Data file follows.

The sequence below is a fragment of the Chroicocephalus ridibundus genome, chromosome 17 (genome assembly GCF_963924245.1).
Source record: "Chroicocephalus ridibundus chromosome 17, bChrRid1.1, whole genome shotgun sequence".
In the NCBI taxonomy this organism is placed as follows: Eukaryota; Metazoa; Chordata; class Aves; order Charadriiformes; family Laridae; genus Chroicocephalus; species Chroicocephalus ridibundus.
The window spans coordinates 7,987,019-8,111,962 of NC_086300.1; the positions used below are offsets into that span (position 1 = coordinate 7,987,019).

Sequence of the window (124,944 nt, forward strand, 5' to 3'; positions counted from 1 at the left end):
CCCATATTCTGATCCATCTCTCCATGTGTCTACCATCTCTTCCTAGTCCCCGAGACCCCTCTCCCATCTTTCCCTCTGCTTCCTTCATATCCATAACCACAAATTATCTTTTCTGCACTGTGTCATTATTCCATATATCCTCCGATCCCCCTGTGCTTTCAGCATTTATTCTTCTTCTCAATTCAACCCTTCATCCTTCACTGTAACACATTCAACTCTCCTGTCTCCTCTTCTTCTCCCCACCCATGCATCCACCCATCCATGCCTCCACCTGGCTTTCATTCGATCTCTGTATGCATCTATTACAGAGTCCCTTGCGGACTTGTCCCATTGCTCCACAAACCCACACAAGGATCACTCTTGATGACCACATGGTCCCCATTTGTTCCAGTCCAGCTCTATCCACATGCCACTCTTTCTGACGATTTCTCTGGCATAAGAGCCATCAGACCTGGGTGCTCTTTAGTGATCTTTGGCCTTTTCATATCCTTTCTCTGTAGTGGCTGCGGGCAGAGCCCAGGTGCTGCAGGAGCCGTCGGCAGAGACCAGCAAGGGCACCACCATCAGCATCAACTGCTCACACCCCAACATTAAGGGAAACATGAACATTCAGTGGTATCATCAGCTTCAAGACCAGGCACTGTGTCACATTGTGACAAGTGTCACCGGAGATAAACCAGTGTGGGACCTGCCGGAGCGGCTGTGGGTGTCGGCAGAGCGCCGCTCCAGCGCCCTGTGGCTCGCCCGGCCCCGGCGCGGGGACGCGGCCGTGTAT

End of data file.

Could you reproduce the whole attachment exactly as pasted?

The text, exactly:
The sequence below is a fragment of the Chroicocephalus ridibundus genome, chromosome 17 (genome assembly GCF_963924245.1).
Source record: "Chroicocephalus ridibundus chromosome 17, bChrRid1.1, whole genome shotgun sequence".
In the NCBI taxonomy this organism is placed as follows: Eukaryota; Metazoa; Chordata; class Aves; order Charadriiformes; family Laridae; genus Chroicocephalus; species Chroicocephalus ridibundus.
The window spans coordinates 7,987,019-8,111,962 of NC_086300.1; the positions used below are offsets into that span (position 1 = coordinate 7,987,019).

Sequence of the window (124,944 nt, forward strand, 5' to 3'; positions counted from 1 at the left end):
CCCATATTCTGATCCATCTCTCCATGTGTCTACCATCTCTTCCTAGTCCCCGAGACCCCTCTCCCATCTTTCCCTCTGCTTCCTTCATATCCATAACCACAAATTATCTTTTCTGCACTGTGTCATTATTCCATATATCCTCCGATCCCCCTGTGCTTTCAGCATTTATTCTTCTTCTCAATTCAACCCTTCATCCTTCACTGTAACACATTCAACTCTCCTGTCTCCTCTTCTTCTCCCCACCCATGCATCCACCCATCCATGCCTCCACCTGGCTTTCATTCGATCTCTGTATGCATCTATTACAGAGTCCCTTGCGGACTTGTCCCATTGCTCCACAAACCCACACAAGGATCACTCTTGATGACCACATGGTCCCCATTTGTTCCAGTCCAGCTCTATCCACATGCCACTCTTTCTGACGATTTCTCTGGCATAAGAGCCATCAGACCTGGGTGCTCTTTAGTGATCTTTGGCCTTTTCATATCCTTTCTCTGTAGTGGCTGCGGGCAGAGCCCAGGTGCTGCAGGAGCCGTCGGCAGAGACCAGCAAGGGCACCACCATCAGCATCAACTGCTCACACCCCAACATTAAGGGAAACATGAACATTCAGTGGTATCATCAGCTTCAAGACCAGGCACTGTGTCACATTGTGACAAGTGTCACCGGAGATAAACCAGTGTGGGACCTGCCGGAGCGGCTGTGGGTGTCGGCAGAGCGCCGCTCCAGCGCCCTGTGGCTCGCCCGGCCCCGGCGCGGGGACGCGGCCGTGTAT